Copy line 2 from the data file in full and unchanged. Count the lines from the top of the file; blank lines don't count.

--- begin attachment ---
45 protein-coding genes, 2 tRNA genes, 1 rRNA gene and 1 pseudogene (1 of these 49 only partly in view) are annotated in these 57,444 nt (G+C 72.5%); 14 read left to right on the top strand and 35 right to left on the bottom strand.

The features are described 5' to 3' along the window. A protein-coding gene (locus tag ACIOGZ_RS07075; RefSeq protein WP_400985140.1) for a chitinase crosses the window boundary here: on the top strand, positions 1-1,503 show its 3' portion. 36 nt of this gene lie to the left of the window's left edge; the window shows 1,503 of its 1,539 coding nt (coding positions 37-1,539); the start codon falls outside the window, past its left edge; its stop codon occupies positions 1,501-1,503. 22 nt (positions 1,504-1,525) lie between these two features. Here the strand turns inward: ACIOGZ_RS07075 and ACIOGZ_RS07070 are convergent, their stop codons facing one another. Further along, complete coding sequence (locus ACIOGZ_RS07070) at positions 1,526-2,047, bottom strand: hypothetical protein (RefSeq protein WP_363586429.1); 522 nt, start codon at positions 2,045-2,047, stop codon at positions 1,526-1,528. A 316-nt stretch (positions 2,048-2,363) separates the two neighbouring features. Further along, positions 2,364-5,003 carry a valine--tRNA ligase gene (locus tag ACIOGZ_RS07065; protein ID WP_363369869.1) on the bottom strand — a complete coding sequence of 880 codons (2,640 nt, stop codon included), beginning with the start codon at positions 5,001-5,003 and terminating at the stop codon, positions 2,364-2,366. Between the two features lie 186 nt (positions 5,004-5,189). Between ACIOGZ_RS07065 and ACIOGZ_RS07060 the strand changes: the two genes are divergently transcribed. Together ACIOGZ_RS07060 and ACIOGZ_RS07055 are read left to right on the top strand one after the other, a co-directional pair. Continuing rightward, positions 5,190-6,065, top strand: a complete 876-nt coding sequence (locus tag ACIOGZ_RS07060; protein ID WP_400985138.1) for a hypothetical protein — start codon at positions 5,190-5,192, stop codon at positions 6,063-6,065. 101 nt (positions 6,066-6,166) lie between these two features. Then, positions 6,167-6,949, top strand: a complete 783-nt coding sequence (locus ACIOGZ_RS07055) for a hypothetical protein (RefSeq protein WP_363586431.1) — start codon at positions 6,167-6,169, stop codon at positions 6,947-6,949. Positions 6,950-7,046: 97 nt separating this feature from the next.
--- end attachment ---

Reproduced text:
The features are described 5' to 3' along the window. A protein-coding gene (locus tag ACIOGZ_RS07075; RefSeq protein WP_400985140.1) for a chitinase crosses the window boundary here: on the top strand, positions 1-1,503 show its 3' portion. 36 nt of this gene lie to the left of the window's left edge; the window shows 1,503 of its 1,539 coding nt (coding positions 37-1,539); the start codon falls outside the window, past its left edge; its stop codon occupies positions 1,501-1,503. 22 nt (positions 1,504-1,525) lie between these two features. Here the strand turns inward: ACIOGZ_RS07075 and ACIOGZ_RS07070 are convergent, their stop codons facing one another. Further along, complete coding sequence (locus ACIOGZ_RS07070) at positions 1,526-2,047, bottom strand: hypothetical protein (RefSeq protein WP_363586429.1); 522 nt, start codon at positions 2,045-2,047, stop codon at positions 1,526-1,528. A 316-nt stretch (positions 2,048-2,363) separates the two neighbouring features. Further along, positions 2,364-5,003 carry a valine--tRNA ligase gene (locus tag ACIOGZ_RS07065; protein ID WP_363369869.1) on the bottom strand — a complete coding sequence of 880 codons (2,640 nt, stop codon included), beginning with the start codon at positions 5,001-5,003 and terminating at the stop codon, positions 2,364-2,366. Between the two features lie 186 nt (positions 5,004-5,189). Between ACIOGZ_RS07065 and ACIOGZ_RS07060 the strand changes: the two genes are divergently transcribed. Together ACIOGZ_RS07060 and ACIOGZ_RS07055 are read left to right on the top strand one after the other, a co-directional pair. Continuing rightward, positions 5,190-6,065, top strand: a complete 876-nt coding sequence (locus tag ACIOGZ_RS07060; protein ID WP_400985138.1) for a hypothetical protein — start codon at positions 5,190-5,192, stop codon at positions 6,063-6,065. 101 nt (positions 6,066-6,166) lie between these two features. Then, positions 6,167-6,949, top strand: a complete 783-nt coding sequence (locus ACIOGZ_RS07055) for a hypothetical protein (RefSeq protein WP_363586431.1) — start codon at positions 6,167-6,169, stop codon at positions 6,947-6,949. Positions 6,950-7,046: 97 nt separating this feature from the next.